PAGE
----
As presently construed, the Constitution does not prohibit the death penalty. The states and the federal government may punish the commission of certain crimes with death, so long as the extreme penalty is not imposed on a mandatory basis and so long as the procedures used in imposing a death sentence meet constitutional scrutiny.
A demonstration that the prosecutor used the peremptory challenge in the manner described in a single case probably would be insufficient to support a constitutional challenge in the federal courts and in the vast majority of state courts. In these courts a prosecutor's use of the peremptory in a single case is generally beyond review. To raise a constitutional challenge, a defendant may have to show a systematic pattern in the use of peremptories by prosecutors over a significant number of cases, including the removal of at least one juror opposed to the death penalty in the defendant's own case.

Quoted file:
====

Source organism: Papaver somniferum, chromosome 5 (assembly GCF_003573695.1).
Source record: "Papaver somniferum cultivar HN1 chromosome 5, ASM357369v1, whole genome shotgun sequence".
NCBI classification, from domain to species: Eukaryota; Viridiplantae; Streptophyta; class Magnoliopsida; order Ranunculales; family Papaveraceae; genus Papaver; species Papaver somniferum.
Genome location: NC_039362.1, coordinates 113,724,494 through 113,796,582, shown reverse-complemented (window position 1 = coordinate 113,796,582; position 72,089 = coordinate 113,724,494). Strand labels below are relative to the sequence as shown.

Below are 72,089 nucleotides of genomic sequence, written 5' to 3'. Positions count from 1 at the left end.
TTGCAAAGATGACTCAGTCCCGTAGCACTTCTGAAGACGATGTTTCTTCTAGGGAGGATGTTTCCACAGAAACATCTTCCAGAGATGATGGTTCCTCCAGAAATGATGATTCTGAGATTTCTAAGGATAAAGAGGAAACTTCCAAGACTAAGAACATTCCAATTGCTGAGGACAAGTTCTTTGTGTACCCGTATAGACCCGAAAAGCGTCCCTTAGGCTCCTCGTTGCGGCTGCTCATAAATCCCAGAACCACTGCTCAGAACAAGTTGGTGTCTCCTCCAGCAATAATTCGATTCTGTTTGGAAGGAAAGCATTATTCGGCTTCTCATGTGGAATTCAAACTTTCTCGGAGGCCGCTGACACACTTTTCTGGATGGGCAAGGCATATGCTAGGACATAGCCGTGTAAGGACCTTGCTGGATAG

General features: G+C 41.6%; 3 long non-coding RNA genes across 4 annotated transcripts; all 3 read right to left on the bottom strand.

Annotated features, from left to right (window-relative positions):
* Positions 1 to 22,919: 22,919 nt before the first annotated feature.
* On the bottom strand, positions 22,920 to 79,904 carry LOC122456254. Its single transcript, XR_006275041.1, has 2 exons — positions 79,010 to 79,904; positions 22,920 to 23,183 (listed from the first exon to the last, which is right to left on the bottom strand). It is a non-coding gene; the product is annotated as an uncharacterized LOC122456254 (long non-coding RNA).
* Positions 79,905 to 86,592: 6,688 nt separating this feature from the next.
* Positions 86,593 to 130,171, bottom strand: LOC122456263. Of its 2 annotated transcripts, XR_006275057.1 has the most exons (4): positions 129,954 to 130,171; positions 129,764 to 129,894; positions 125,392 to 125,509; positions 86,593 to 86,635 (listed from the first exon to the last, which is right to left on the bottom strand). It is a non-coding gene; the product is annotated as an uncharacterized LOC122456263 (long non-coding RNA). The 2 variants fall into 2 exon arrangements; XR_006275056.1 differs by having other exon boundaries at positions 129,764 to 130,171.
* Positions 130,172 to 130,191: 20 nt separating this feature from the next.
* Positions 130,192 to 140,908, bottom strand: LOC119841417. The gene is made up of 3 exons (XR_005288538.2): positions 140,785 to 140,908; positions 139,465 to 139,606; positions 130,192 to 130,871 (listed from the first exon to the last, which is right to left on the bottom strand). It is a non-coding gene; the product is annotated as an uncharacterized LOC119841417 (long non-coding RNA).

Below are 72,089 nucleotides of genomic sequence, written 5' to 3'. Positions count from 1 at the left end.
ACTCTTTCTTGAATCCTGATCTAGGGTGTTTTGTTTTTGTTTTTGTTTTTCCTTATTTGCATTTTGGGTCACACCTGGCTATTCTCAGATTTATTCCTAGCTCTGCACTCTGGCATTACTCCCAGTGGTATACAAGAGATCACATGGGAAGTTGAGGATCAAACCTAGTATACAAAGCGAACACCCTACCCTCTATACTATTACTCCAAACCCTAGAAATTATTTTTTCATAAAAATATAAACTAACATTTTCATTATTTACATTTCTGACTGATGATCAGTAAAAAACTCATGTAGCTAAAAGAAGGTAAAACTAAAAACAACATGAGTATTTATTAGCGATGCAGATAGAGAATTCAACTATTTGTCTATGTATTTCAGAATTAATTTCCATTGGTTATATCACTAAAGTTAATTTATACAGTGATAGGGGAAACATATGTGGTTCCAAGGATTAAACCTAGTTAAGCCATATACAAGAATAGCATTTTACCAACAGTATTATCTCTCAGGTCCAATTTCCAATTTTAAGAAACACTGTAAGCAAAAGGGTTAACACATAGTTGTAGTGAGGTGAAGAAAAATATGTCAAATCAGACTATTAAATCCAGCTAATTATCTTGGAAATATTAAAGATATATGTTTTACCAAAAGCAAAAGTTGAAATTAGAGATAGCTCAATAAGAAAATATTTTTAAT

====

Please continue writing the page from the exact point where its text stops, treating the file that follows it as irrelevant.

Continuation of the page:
To determine whether this practice by prosecutors does in fact exist, the author conducted a study of capital jury selection in Florida's Fourth Judicial Circuit. After presenting the results of that study, this Article analyzes the constitutional issues raised by the data, and proposes restructuring the voir dire in capital cases to prevent abuse of the peremptory challenge.
Bruce J. Winick,
Prosecutorial Peremptory Challenge Practices in Capital Cases: An Empirical Study and a Constitutional Analysis,
Mich. L. Rev.
Available at: https://repository.law.umich.edu/mlr/vol81/iss1/2